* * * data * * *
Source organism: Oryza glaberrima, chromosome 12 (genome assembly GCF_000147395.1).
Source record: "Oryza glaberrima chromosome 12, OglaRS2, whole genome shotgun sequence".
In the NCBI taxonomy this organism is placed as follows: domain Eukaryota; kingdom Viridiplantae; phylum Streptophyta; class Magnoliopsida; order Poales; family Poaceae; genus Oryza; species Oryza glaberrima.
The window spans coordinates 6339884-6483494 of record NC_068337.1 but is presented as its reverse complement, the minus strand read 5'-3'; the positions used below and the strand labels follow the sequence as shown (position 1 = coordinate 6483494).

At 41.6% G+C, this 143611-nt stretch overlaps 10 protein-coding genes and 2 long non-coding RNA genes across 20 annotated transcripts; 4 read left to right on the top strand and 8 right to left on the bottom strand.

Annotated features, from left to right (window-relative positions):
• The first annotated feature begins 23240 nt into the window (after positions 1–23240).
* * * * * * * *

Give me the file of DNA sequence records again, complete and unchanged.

Source organism: Oryza glaberrima, chromosome 12 (genome assembly GCF_000147395.1).
Source record: "Oryza glaberrima chromosome 12, OglaRS2, whole genome shotgun sequence".
In the NCBI taxonomy this organism is placed as follows: domain Eukaryota; kingdom Viridiplantae; phylum Streptophyta; class Magnoliopsida; order Poales; family Poaceae; genus Oryza; species Oryza glaberrima.
The window spans coordinates 6339884-6483494 of record NC_068337.1 but is presented as its reverse complement, the minus strand read 5'-3'; the positions used below and the strand labels follow the sequence as shown (position 1 = coordinate 6483494).

At 41.6% G+C, this 143611-nt stretch overlaps 10 protein-coding genes and 2 long non-coding RNA genes across 20 annotated transcripts; 4 read left to right on the top strand and 8 right to left on the bottom strand.

Annotated features, from left to right (window-relative positions):
• The first annotated feature begins 23240 nt into the window (after positions 1–23240).